18. Svazyan attempts to support his view by citing a passage from the controversial "History" of Zenob Glak (Zenobay Glakay Asorwoy episkoposi Patmut'iwn Taronoy (History of Taron by the Syrian Bishop Zenob Glak) (Venice, 1889, 2nd ed.). While this author claims to have lived in the early 4th century, Armenists place his composition perhaps five centuries later. According to Zenob, Anak Pahlaw (the killer of king Xosrov) had two sons. One became Gregory the Iluminator of Armenia. The other, named Suren, was taken to the Persian court "and was raised there near his father's sister, who was the wife of Juanser, king of the Hepthalites. When he grew up he went to the country of the Chenk', after the death of king Xosrov [of Iran]. He remained there for ten years and then ruled as king over the country of the Chenk' for 19 years" (Zenob, pp. 21-22). Svazyan believes this tale was based on other written sources, and that the Mamikoneans were actually relatives of St. Gregory, descended from this king Suren, whom he identifies with the Karnam mentioned in the Primary History (Svazyan, p. 211). But the Mamikonean emigration to Armenia occurred long before the 4th century (see Toumanoff, Studies, p. 209).
19. Toumanoff, Studies, p. 140 n. 245.
20. Toumanoff, "Mamikonids..." pp. 132-33 accepts Adontz' hypothesis that the Chenk' originally were the Caucasian Tzans.
21. Under-utilized (and often not fully translated) Chinese sources contain valuable though enigmatic information regarding this subject:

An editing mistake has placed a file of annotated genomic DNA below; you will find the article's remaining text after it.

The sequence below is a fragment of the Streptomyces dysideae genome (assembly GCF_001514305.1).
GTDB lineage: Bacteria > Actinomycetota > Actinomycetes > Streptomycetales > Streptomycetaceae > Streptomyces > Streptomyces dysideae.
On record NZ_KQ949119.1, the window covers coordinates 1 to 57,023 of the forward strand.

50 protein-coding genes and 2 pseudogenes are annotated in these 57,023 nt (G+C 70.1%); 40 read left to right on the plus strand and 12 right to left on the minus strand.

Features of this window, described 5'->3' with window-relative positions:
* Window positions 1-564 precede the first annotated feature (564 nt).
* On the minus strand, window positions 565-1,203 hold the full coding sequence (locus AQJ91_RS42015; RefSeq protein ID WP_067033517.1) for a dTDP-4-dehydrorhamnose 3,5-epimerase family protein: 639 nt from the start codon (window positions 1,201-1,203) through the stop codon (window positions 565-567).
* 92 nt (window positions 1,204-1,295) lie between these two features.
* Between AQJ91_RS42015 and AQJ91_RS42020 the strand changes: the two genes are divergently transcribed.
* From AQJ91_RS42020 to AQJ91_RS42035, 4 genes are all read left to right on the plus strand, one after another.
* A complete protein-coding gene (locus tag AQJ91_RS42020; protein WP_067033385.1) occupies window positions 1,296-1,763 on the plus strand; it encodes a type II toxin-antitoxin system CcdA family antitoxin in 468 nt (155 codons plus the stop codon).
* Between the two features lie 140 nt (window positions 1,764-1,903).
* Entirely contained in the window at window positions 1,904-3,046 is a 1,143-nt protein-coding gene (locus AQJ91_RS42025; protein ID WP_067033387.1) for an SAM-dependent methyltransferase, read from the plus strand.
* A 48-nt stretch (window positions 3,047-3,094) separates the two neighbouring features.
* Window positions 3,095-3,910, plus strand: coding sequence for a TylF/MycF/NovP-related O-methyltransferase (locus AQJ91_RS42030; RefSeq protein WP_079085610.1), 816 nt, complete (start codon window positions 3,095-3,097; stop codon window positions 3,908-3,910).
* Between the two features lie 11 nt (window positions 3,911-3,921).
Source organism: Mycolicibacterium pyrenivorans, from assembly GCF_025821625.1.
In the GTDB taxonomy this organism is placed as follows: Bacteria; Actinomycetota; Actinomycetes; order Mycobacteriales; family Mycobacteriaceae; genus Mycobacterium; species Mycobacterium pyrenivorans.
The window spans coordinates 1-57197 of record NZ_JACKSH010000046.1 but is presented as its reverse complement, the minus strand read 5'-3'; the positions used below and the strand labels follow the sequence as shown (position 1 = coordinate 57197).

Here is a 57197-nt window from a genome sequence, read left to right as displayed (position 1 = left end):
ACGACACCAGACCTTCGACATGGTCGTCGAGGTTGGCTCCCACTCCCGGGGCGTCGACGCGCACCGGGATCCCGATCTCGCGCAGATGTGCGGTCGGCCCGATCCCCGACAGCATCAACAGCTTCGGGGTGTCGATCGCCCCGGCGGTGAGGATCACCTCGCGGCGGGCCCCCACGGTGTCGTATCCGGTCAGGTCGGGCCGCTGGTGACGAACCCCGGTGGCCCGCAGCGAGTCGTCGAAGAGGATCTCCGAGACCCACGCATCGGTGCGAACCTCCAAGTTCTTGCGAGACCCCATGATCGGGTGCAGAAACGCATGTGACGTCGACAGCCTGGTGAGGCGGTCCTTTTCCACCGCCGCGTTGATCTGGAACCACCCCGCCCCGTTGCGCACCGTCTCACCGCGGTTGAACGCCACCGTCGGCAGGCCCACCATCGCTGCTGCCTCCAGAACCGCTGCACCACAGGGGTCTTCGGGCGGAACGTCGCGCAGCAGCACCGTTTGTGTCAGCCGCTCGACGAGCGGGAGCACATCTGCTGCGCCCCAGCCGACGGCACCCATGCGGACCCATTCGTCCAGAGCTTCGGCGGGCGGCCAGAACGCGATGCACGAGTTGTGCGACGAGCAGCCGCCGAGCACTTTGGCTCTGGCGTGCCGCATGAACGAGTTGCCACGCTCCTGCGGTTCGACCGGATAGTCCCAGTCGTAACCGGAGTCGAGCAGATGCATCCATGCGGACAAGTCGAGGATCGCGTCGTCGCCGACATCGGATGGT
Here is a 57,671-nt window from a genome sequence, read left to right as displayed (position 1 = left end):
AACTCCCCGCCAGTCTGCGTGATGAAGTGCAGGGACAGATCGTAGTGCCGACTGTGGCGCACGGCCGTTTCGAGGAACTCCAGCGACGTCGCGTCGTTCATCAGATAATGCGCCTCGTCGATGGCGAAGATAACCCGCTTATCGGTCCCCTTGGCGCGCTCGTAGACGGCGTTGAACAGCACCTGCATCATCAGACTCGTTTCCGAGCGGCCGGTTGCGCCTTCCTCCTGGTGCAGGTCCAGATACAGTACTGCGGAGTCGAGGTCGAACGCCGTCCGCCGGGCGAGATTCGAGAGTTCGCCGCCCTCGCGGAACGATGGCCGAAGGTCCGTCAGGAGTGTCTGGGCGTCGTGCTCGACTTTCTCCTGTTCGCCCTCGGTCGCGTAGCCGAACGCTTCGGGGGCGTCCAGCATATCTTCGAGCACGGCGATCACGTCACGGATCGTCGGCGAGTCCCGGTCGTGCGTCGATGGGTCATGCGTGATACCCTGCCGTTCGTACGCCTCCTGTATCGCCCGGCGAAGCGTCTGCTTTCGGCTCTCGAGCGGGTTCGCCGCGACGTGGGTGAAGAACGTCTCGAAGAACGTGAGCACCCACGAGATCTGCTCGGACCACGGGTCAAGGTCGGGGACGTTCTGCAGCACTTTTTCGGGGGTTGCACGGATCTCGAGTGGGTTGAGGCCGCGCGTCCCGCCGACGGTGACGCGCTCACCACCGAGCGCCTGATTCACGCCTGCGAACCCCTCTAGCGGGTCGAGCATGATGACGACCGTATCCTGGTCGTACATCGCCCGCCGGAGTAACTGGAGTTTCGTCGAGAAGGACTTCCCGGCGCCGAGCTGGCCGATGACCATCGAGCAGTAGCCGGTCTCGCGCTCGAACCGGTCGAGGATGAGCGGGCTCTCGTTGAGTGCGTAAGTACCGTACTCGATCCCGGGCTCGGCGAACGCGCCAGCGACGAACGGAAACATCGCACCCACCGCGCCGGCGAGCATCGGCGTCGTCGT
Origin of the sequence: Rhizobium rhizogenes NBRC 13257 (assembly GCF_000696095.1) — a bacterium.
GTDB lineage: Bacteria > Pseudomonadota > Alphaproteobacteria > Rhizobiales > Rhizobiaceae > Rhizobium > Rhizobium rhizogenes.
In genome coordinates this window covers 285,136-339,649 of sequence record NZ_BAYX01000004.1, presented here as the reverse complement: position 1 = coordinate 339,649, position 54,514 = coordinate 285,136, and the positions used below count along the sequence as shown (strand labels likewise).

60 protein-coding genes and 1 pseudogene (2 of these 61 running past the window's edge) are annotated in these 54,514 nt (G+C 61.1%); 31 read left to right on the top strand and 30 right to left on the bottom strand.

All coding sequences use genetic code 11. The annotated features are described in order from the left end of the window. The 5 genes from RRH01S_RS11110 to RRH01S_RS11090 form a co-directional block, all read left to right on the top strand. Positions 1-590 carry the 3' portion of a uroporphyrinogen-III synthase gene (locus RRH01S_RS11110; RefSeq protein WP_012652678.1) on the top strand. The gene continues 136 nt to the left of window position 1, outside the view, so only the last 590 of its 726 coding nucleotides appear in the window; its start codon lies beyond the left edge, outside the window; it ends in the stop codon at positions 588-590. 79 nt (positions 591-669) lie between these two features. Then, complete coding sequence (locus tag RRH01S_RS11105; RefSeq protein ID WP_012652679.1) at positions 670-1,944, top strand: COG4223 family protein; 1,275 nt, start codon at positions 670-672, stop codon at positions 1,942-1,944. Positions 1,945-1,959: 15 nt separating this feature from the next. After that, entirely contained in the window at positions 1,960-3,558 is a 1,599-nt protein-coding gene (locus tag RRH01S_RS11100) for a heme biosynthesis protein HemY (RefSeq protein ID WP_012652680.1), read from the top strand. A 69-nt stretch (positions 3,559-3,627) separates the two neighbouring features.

On March 28, 2000, I received the first of several remarkable emails from Frank Wong, a teacher in the Los Angeles area, with a keen interest in the topic. While modestly pointing out that the material he provided derives from secondary sources he made the following fascinating points: "'Mangun' means 'people's army' in the Cantonese/south Chinese dialect. Of all Chinese dialects, Cantonese ...bears the strongest resemblance to the ancient spoken Chinese dialect of the Han through Tang periods. Can this 'mangun' title have any correlations to the Mamigonian family name? 2. This is only a legend and tale (no historical proof) heard among the people in my village: Near the end of the Han dynasty a certain Zhang-gun (general) Chang revolted against the decaying and despotic rule of the emperor. General Chang guarded a section of the Great Wall. He fought many battles against the Turkic Huns. He was also responsible for trying to put down the rebellion of one warlord. One day, after seeing so much internal misery and famine within the wall, General Chang stopped fighting. He played his beloved flute. His soldiers and the people all cried, as did the Huns. They all stopped fighting and went back to their villages. The next night, General Chang fled with his followers and cavalry beyond the wall and into the oasis of Central Asia on the pretext that he was in pursuit of the wanted warlord. What happened to them and where they ended up, we don't know. When people addressed him as 'Dai Zhang Gun' or 'Great General', he refused the title. He preferred and styled himself as 'Man Gun,' or 'people's army'. 3. During the first century A.D., General Pan Chao conquered all of Central Asia. His armies drove the most deadly of the nomads out of China and into eastern Europe. He pursued and chased them into what is now the Ukraine, killing many of them...After driving the Huns into Russia, Pan Chao's armies retreated east and encamped near the Caspian in what is now Turkmenistan. He sent an envoy, Kan Ying, to enquire about An Shi (Parthia or Persia) and Dai Chin (Rome). Kan Ying and some of his officers and army travelled through Iran. They saw many villages and were saluted everywhere they went. They were well received by the Arshakuni king. From Iran, they eventually established some type of contact with Rome, even though the Parthians did not want this to happen. Through which direction they went, we don't know for sure. Traditionally, it has been maintained that Kan Ying sailed around the Persian Gulf—from Iran to Syria. But recent research based on the ancient Chinese maps and texts [RB: in particular the partly-translated Hao Han Shu] has revealed the Black Sea to have been a more likely destination. They travelled through Armenia and Georgia to Batumi, to Tao-chih (Taurica in the Crimea) and An-To (once thought to be a rendering of Antioch in Syria, but now revealed to be 'Augusta Antonina'—the old name for Constantinople). Upon leaving Parthia, Pan Chao established deeper and more official relations with the Parthians, opened up many more caravan trade routes and commissioned some of his officers to Iran and other West Asia lands to safeguard these trails and to enquire more about Dai Chin (Rome). Through these officers, knowledge about Rome was described in more detail".